• It can also be used on its own (in other forms)

We'll cover each of these use cases in detail below.

Using with Text fields

In ProcessWire 3.0.177+ TextTags can be an input option for any single-line Text field. Make sure it is installed at Modules > Core > Inputfield. Following that, you'll see an option to select it on the "Details" tab when editing a text Field (in Setup > Fields).

To use it with a Text field, select "TextTags" as the input type, save, then visit the "Input" tab for more configuration options. Next, determine whether you want the field to: 1) provide only predefined selectable options/tags; 2) have the user type in the options/tags; or 3) some combination of the two.

  • If you want to provide predefined selectable options, you can specify them now with the field settings, or you can have it load them dynamically (Ajax) from a URL you provide.

  • If you don't want to provide predefined selectable options, then you can leave the settings at their defaults (and don't enter any predefined tags), and then set the "Allow user to enter their own tags" option to "Yes".

  • If you want a combination of both predefined selectable options/tags and user-input tags, then set the "Allow user to enter their own tags" to "Yes", and see the section further down on "How to use predefined selectable options/tags".

Deciding on a tag delimiter

When using with Text fields, you also have an option to choose the "Tag delimiter". This determines what separates tags in the text. For single word tags (like you might use with Twitter or similar) choose "Space" as the tag delimiter. For multi-word tags, you'll likely want to choose "Comma" as the tag delimiter. Though if your tags can include commas, then you may want to choose "Pipe" as the tag delimiter.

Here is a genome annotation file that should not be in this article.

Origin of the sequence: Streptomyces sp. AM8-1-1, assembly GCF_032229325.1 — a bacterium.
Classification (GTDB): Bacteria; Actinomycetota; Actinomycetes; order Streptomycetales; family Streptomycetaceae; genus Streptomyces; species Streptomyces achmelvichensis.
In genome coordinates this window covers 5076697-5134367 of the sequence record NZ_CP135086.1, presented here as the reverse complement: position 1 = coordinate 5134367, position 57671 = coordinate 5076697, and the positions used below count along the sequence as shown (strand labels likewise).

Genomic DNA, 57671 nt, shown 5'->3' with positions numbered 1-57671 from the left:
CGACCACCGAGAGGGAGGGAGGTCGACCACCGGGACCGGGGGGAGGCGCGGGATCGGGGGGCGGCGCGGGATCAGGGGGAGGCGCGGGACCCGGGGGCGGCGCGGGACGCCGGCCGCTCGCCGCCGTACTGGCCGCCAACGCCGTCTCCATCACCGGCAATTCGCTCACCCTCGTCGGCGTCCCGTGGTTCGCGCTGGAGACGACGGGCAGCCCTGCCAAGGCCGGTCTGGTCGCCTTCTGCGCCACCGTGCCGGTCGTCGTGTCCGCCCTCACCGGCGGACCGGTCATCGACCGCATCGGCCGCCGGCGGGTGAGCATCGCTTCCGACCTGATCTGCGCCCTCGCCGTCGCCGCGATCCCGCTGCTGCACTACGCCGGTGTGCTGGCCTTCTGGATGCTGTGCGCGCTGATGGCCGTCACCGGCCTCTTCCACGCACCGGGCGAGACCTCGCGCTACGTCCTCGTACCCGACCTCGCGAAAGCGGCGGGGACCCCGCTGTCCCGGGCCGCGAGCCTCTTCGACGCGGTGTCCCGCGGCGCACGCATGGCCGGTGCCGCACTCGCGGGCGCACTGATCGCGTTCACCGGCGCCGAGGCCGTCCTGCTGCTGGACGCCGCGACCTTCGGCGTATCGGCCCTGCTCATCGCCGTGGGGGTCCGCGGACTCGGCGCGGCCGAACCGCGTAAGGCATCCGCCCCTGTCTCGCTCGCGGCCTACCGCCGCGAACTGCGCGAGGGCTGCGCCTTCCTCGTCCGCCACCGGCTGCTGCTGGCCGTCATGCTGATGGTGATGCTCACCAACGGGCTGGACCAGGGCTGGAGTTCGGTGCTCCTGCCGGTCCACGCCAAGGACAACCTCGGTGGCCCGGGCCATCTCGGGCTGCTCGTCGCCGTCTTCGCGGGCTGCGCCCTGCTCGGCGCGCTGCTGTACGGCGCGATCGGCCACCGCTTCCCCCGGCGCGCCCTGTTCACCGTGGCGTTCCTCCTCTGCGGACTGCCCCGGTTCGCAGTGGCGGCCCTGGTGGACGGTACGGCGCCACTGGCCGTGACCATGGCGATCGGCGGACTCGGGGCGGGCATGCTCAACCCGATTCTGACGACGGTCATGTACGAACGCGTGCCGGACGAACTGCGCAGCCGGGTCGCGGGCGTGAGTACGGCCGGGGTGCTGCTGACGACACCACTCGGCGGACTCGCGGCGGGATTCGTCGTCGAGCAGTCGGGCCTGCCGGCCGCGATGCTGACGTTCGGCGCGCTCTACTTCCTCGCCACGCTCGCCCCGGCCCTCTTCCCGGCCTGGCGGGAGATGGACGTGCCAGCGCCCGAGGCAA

Front-end output

Let's say that your text field is named "tags" and you want to output those tags on the front-end of your site. The value of your "tags" field is a single line of text with tags separated by the delimiter you selected (whether space, comma or pipe). If your delimiter was space and your selected tags were the names of colors (red, blue, green) then the value of your $page->tags field would literally be the string red blue green. You could render that in a list like this:

<?php if($page->tags): ?>
<ul>
  <?php foreach(explode(' ', $page->tags) as $tag): ?>
  <li><?=$tag?></li>
  <?php endforeach; ?>
</ul>
<?php endif; ?>

Prefer less code? Here's another way you could do it:

if($page->tags) {
  echo '<ul><li>' . str_replace(' ', '</li><li>', $page->tags) . '</li></ul>';
}

As you can see, tags are just a simple string of delimited text, so how you work with them has to reflect that. There is no FieldtypeTextTags module to convert them to an array for you in this output scenario. Though it's hard to argue with the simplicity of a string of plain text.

Using tags with labels

If you are using any predefined selectable tags, you may have noticed there's an option to define a separate label for each tag. This is useful if you want to isolate the tags from their labels (aka definitions). Maybe tags are being used to define the properties of a vehicle, so there might be a tag like 4WD with label "Four Wheel Drive" and tag AWD with label "All Wheel Drive", and perhaps they are even translated for each of your languages. Because there is no FieldtypeTextTags module to provide this, the InputfieldTextTags provides a static method that can convert your string of tags to an array of [ 'tag' => 'label' ], which is handy for front-end output. Here's how you could use that:

$field = $fields->get('tags');
$tags = InputfieldTextTags::tagsArray($field, $page->tags);